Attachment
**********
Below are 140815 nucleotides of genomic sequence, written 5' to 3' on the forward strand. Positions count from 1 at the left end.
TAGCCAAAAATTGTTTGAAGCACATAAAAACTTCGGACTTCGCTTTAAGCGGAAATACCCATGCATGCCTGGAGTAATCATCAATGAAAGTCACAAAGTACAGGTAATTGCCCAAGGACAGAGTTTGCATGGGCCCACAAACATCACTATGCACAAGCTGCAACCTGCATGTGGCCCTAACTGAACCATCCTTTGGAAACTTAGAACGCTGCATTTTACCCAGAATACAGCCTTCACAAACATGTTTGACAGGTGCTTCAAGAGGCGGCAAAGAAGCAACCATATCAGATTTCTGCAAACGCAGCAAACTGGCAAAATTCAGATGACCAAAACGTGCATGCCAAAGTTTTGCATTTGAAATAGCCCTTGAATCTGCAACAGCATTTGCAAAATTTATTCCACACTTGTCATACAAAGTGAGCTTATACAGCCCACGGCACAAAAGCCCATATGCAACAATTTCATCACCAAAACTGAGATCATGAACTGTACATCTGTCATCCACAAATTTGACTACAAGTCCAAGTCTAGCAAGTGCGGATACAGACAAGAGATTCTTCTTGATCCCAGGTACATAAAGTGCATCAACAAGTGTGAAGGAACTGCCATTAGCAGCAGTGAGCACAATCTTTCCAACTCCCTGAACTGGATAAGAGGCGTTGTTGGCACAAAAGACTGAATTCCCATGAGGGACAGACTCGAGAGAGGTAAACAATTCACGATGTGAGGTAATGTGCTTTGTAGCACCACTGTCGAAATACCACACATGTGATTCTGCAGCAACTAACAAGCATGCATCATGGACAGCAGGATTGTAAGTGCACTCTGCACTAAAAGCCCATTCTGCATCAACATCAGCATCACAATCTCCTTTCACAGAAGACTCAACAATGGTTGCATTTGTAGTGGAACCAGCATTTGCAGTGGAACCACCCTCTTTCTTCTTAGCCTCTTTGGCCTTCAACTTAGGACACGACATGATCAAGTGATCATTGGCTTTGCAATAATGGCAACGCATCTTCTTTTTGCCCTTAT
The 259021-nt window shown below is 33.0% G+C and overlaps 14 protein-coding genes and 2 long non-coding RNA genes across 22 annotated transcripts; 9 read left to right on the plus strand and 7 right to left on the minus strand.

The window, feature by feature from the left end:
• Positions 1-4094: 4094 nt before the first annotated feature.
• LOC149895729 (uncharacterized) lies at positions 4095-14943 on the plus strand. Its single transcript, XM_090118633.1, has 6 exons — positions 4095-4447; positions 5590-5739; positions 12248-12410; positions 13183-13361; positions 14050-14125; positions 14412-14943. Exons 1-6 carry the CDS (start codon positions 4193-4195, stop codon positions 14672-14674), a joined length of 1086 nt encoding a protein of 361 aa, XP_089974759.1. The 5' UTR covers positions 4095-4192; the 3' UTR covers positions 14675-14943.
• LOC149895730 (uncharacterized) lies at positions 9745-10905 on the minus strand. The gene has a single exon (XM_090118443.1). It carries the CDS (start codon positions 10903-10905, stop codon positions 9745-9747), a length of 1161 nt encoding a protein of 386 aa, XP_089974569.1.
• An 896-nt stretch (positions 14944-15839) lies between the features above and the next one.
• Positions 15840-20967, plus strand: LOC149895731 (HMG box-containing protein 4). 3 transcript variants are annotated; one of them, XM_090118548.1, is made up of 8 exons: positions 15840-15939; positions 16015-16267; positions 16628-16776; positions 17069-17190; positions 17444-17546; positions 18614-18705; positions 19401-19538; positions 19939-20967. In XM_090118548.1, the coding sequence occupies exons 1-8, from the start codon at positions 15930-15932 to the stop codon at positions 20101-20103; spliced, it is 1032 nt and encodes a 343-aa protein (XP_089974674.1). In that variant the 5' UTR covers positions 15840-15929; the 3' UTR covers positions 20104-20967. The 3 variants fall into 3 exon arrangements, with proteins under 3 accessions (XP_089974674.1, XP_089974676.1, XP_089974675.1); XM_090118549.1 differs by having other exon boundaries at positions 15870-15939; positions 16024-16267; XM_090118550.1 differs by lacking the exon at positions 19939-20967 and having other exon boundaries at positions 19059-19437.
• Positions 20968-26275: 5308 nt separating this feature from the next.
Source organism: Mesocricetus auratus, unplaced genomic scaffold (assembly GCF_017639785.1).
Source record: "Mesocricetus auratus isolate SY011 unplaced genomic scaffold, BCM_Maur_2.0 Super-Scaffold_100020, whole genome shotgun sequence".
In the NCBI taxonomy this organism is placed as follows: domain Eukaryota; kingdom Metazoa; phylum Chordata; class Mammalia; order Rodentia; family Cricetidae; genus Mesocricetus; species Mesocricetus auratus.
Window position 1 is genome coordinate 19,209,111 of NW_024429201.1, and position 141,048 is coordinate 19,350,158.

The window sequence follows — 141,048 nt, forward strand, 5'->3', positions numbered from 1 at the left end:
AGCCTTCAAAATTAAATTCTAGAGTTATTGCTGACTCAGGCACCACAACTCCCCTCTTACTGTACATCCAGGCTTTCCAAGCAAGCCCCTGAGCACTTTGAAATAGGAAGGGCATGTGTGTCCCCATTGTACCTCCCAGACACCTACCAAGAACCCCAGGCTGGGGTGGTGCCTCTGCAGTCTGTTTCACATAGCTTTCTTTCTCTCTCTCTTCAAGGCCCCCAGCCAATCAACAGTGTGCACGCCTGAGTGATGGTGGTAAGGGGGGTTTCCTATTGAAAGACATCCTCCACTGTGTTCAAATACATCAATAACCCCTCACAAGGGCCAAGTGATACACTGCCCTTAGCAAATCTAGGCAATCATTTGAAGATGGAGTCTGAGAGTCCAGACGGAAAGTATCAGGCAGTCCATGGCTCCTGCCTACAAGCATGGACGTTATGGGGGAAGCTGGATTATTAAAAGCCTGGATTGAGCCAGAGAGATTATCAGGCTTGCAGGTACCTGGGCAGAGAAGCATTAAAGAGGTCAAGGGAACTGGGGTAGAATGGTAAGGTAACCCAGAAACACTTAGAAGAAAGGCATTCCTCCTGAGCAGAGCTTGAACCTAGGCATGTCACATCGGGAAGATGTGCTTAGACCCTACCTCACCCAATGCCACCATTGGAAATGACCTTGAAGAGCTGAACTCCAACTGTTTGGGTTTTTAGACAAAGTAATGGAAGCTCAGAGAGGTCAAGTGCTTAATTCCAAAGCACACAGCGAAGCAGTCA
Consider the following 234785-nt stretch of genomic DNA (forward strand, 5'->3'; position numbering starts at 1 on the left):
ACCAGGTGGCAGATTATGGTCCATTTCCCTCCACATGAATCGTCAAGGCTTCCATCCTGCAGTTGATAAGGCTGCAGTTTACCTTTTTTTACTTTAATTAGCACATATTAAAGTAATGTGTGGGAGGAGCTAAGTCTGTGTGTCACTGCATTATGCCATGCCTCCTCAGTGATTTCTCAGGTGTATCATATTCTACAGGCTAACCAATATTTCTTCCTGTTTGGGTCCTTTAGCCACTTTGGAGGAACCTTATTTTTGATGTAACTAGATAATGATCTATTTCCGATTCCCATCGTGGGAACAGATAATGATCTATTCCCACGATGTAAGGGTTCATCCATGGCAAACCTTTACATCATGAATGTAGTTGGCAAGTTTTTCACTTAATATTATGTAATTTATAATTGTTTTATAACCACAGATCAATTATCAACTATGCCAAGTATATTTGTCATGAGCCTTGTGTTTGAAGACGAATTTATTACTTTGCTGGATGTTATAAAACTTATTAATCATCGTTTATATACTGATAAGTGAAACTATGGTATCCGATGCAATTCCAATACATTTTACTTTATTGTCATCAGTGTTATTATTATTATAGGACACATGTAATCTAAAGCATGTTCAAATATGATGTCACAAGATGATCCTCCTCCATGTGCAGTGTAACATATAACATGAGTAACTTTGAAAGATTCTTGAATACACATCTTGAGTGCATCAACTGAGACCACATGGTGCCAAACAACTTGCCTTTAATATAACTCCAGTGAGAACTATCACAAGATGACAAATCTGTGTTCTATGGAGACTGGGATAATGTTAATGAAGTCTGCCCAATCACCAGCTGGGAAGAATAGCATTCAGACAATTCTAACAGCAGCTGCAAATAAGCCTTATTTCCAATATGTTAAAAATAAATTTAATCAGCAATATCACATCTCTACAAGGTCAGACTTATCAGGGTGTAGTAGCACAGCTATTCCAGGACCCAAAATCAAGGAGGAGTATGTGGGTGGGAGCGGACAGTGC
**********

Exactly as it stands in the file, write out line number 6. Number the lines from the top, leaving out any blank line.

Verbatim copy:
• LOC149895729 (uncharacterized) lies at positions 4095-14943 on the plus strand. Its single transcript, XM_090118633.1, has 6 exons — positions 4095-4447; positions 5590-5739; positions 12248-12410; positions 13183-13361; positions 14050-14125; positions 14412-14943. Exons 1-6 carry the CDS (start codon positions 4193-4195, stop codon positions 14672-14674), a joined length of 1086 nt encoding a protein of 361 aa, XP_089974759.1. The 5' UTR covers positions 4095-4192; the 3' UTR covers positions 14675-14943.